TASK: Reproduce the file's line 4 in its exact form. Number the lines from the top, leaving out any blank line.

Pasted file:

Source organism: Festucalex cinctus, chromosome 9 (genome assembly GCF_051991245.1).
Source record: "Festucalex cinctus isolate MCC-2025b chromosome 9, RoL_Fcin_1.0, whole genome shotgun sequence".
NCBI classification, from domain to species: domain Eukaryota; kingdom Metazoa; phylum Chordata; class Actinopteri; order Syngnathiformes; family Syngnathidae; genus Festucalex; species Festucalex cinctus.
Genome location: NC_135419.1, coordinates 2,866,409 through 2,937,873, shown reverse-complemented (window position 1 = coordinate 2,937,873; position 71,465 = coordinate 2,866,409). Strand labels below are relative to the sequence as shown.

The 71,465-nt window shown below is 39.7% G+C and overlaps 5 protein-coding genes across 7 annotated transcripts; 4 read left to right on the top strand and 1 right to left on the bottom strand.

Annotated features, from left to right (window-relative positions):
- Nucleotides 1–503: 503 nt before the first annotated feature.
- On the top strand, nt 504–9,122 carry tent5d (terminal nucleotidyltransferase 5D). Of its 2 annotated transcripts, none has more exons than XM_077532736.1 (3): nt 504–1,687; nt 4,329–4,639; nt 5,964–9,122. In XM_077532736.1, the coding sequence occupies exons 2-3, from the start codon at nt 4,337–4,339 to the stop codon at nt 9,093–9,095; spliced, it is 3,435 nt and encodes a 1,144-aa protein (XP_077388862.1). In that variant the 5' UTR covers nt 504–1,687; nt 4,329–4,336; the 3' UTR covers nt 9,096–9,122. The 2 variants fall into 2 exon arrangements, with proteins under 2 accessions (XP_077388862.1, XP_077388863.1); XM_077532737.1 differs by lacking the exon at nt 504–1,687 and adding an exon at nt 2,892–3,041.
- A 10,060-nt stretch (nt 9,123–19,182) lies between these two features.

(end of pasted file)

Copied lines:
Genome location: NC_135419.1, coordinates 2,866,409 through 2,937,873, shown reverse-complemented (window position 1 = coordinate 2,937,873; position 71,465 = coordinate 2,866,409). Strand labels below are relative to the sequence as shown.